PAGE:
After eating, the hermit crabs will be energized and seek exercise. They’ll have plenty to explore as you’ve moved everything around. So, the hermit crabs are less likely to make a beeline for each other.
6/ Monitor The Interaction Between Hermit Crabs
Hermit crabs encounter each other and notice that new arrivals are now residing in their tank. You’ll need to observe how these interactions unfold, ensuring they coexist peacefully.
Do Hermit Crabs Fight?
Hermit crabs get along well, but conflict can arise. Common reasons for fighting include:
|Social dominance||Hermit crabs abide by a strict social hierarchy. As per Ethology, hermit crabs respect their place in the pecking order, but new arrivals may challenge this status.|
|Mating||Hermit crabs rarely breed in captivity, but females still enter season and release pheromones that attract male attention. Then, male hermit crabs may battle for the right to breed with a female.|
|New shells||As hermit crabs aren’t born with shells, they sometimes fight over what’s considered the best shelter. Behavior explains how these disputes can be settled amicably with all parties satisfied by the outcome, but the challenge can grow hostile.|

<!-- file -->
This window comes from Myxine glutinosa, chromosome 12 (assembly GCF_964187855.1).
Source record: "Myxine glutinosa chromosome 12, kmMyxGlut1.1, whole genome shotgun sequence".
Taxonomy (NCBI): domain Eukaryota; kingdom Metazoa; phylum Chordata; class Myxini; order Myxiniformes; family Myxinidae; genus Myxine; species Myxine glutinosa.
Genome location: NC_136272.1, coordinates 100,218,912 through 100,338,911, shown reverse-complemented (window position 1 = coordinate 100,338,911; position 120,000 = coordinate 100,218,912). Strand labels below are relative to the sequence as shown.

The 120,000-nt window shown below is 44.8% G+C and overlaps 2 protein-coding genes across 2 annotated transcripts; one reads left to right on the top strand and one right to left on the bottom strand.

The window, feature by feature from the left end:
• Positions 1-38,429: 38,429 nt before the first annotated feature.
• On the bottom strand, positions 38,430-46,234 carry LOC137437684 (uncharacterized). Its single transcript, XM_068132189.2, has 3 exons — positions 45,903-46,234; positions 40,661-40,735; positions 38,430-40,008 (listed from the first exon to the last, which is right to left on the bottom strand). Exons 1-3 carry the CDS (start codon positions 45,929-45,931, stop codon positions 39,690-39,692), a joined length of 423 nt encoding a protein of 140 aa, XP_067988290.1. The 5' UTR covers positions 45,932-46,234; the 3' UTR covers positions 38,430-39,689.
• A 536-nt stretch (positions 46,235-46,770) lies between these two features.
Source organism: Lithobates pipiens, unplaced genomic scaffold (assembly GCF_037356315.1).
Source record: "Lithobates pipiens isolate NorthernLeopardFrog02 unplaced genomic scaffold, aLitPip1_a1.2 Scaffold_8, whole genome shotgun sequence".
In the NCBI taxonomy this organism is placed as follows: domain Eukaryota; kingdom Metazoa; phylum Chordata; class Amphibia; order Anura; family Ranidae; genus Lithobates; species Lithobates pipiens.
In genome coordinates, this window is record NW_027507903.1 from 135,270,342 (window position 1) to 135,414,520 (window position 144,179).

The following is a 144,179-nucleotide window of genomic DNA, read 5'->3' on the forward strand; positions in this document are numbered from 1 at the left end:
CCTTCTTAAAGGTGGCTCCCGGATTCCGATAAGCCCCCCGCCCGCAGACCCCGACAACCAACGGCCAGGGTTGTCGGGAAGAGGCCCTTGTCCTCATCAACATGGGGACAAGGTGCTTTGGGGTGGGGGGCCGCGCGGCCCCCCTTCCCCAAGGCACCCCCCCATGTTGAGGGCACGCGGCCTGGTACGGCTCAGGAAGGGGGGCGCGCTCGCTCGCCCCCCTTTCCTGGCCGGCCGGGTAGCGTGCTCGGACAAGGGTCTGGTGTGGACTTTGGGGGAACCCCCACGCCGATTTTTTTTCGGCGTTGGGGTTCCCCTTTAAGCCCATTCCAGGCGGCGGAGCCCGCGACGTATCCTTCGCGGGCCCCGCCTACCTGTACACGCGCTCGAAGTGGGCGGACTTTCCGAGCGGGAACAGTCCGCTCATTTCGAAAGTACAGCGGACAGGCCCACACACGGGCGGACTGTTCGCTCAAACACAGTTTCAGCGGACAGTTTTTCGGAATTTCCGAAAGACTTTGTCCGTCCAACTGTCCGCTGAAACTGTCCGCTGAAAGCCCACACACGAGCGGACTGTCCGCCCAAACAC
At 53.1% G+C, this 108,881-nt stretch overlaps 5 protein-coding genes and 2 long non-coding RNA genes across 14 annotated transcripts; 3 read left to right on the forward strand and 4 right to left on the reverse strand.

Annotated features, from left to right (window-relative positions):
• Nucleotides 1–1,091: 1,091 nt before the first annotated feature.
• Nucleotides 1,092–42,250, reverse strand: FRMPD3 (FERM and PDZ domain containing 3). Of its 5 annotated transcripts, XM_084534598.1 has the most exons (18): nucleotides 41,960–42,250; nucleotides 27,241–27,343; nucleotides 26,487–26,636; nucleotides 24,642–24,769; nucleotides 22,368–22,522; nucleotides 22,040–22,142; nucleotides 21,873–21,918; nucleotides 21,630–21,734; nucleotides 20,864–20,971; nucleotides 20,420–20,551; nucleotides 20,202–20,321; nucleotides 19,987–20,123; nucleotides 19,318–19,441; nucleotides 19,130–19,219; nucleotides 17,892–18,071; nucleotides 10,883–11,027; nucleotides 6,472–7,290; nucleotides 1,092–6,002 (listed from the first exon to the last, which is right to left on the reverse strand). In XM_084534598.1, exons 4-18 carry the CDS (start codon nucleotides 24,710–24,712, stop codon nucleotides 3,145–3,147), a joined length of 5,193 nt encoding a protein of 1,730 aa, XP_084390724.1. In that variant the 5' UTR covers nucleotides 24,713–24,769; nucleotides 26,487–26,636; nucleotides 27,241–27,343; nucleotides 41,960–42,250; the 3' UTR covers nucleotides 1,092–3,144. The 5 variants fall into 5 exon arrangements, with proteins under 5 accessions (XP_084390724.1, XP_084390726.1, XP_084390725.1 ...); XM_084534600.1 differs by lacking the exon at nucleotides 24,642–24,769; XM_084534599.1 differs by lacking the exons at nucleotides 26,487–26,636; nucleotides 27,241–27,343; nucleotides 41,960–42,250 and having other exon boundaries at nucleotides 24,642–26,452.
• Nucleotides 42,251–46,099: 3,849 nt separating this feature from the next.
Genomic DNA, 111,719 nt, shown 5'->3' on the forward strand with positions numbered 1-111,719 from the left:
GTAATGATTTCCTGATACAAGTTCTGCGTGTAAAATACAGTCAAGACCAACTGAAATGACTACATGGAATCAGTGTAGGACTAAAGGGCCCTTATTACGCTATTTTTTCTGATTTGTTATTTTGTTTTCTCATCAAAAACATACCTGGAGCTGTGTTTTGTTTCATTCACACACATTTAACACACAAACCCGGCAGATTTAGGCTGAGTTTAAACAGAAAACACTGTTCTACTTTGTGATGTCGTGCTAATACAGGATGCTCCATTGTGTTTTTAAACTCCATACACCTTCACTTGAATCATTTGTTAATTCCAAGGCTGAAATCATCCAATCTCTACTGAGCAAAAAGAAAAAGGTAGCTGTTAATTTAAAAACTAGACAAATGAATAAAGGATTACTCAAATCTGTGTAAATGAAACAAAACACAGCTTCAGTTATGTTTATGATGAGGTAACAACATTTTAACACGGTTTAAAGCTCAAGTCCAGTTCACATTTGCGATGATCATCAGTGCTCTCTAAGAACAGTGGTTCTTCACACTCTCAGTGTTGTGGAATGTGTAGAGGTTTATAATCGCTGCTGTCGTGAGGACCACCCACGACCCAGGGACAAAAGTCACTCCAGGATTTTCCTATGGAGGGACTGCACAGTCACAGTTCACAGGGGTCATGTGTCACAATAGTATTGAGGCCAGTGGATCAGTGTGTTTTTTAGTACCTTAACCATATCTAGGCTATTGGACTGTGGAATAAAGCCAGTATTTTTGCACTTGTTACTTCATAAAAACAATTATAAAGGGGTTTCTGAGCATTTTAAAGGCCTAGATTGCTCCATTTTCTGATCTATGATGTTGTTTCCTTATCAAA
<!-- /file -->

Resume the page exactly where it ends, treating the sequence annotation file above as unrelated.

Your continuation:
Often, hermit crabs wrestle with their antennae to challenge for dominance and engage in pushing contents as tests of strength, which is a form of play.
How Do I Know if My Hermit Crabs Get Along?
Hermit crabs may physically interact in a manner that looks like fighting. If hermit crabs’ claws remain inactive during these conflicts, let them settle their differences.
If they’re attempting to pinch with claws, especially looking to sever eye stalks, they may be looking to kill each other. If so, the hermit crabs must be separated into an isolation tank.
Be careful when separating hermit crabs because you can get pinched. Place one of the hermit crabs in an isolation tank and let it cool off. Reintroduce the hermit crab to the tank later.
If you slowly introduce new hermit crabs to each other, they should get along okay. Hermit crabs relish the company of their species and enjoy living in large colonies.